Matt Biolos Interview from Australia's Surfing Life Magazine

From surfinglife.com.au

Mayhem: The Man Of The Moment


Mayhem at work inside Chilli's shaping bay. Photo: Chilli

Unless you were stuck down a very deep hole for a couple of weeks during the Quiksilver Pro Gold Coast, you would have noticed that underneath the feet the West Oz winner was a …Lost Enterprises board. Whenever a big name surfer switches crafts it becomes big news, and so when Taj Burrow’s exclusive deal with Firewire came to an end the surf world couldn’t help but notice that he was riding a Mayhem shape in Snapper’s less-than-ideal surf.

Last year Mick Fanning also caused ripples in surfing’s space-time continuum when Matt “Mayhem” Biolos’ blog, which goes into extreme detail about the boards he makes for the big dogs.

Matt was just out on a flying trip to Australia, splitting his time between the Gold Coast and Sydney. And now that he’s got time to sit down at chat back home in SoCal we got in touch with the man of the moment:

So tell us about your visit down under?

I was only there for two weeks. The main purpose of the trip was supposed to be to show support for team rider Kolohe Andino in his first World Tour contest, but he had already lost and been eliminated before I got there. But the second reason I was down your way was to shape a bunch of custom boards for the Oz market – not so much for pros – but for whoever wanted to get a custom …Lost board.

I did exactly 100 boards and only about 14 of them were for pro-types. Chilli is in charge of …Lost surfboards in Oz and I work out of his factory. It’s great to get together with guys like him and swap ideas and amp each other up.

So how was it being at Snapper to see Taj win the Quiksilver Pro atop one of your boards?

Yeah, it was great. It’s so stressful though! After Taj just blasted everyone in Round 2, 3 and 4, it seemed like the three heats on the final day were such nail biters. It was the first time I was right there on the beach to see someone win a WT event on one of my boards since Shane Beschen in The Coke Classic at Manly in '98. Shane was right there with me for Taj’s win as well.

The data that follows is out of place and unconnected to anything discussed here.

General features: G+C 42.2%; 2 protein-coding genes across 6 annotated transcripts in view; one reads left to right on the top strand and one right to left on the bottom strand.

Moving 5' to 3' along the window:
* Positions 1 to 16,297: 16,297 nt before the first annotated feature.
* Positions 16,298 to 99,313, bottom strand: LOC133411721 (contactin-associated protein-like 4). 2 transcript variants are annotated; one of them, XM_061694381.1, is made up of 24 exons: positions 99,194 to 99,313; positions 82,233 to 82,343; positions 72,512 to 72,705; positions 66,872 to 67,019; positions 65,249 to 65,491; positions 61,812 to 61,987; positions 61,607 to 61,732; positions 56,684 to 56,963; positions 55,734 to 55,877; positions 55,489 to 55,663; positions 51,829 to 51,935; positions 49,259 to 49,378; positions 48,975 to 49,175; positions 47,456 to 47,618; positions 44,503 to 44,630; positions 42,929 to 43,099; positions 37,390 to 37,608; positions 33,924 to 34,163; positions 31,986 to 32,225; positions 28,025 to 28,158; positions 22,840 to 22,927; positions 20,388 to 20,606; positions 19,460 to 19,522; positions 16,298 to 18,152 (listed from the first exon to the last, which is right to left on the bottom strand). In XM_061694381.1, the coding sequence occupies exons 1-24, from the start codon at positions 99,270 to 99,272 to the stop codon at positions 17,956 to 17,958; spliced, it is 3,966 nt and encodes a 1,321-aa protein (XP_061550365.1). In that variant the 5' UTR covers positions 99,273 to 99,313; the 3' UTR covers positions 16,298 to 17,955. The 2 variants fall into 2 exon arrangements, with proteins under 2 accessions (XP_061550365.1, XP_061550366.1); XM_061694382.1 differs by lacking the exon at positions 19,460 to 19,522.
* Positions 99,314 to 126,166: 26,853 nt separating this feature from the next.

Taj Burrow talks about his win at the 2012 Quiksilver Pro Gold Coast.

So how long have you been working with Taj on boards? There’s a clip of him riding Mayhems at San Clemente from a couple of years ago, right?

I had made him boards off and on in the past – back when he rode for Webber and I worked with Webber a lot. This new run started in September 2010 before the Lowers event. Taj came over early and was hanging round with Kolohe, he tried one of his boards and ordered some up. We made a couple of batches back then, and with my relationship with Firewire we tried to do a Firewire version of my design. But I wasn't as good at translating the files as Nev is, and mine didn’t come out as good as the ones he was getting from Nev.

But last summer we did some for fun during the US Open and started getting them more dialled. And in September for Lowers we made a couple more batches. So it’s been a while. He called me before the Australian Open and said he was going to ride one at Manly and sent me the details on the three or four best ones and asked for a new batch. He said if I nailed it he'd surf them at Snapper.

Do you feel any “morning-after remorse” now that he’s been seen back on Firewires and Chilli’s post-Snapper?

Haha – not at all. He has won contests and had a lot of great results on the Firewire boards. He's got a relationship with Nev and I don't think he takes that lightly. I think it’s just the exclusivity that he wanted to break free from. Chilli is my man.


A Chilli was burning hot under Taj's feet at Whale Beach last week. Photo: John Respondek/Chilli.

From checking out your blog you seem to get pretty pumped when big-name surfers ride your boards, and particularly when they do well on them?

It’s always good to get recognised for your work. I like working with Julian. He is very no bullshit, straight-forward and intense. He is not only a guy on the shortest list of “best surfers”, but he is also very professional in his dealings. When someone at that level rides your boards the majority of the time in his Rookie Of The Year run its very gratifying.

The thing with Mick on my boards at Trestles was just him having a little fun. He’s been riding Darren Handley's (DHD) exclusively for so long and last year wasn't up to par, so it was a good time to step out and play around – look at what the kids are riding and freshen up the act. I think he was surprised to see how the extra volume in Kolohe’s board he rode made things easy and playful again. He and Darren will take that open-mindedness and get back to business.

I am just fortunate that Kolohe is raising the eyebrows of the world’s best surfers, and so they’re curious about what he is riding and then want to see what it can do for them. Darren has been trying to get Mick on more volume for a while … it just took a certain 17 year old to spark the fuse.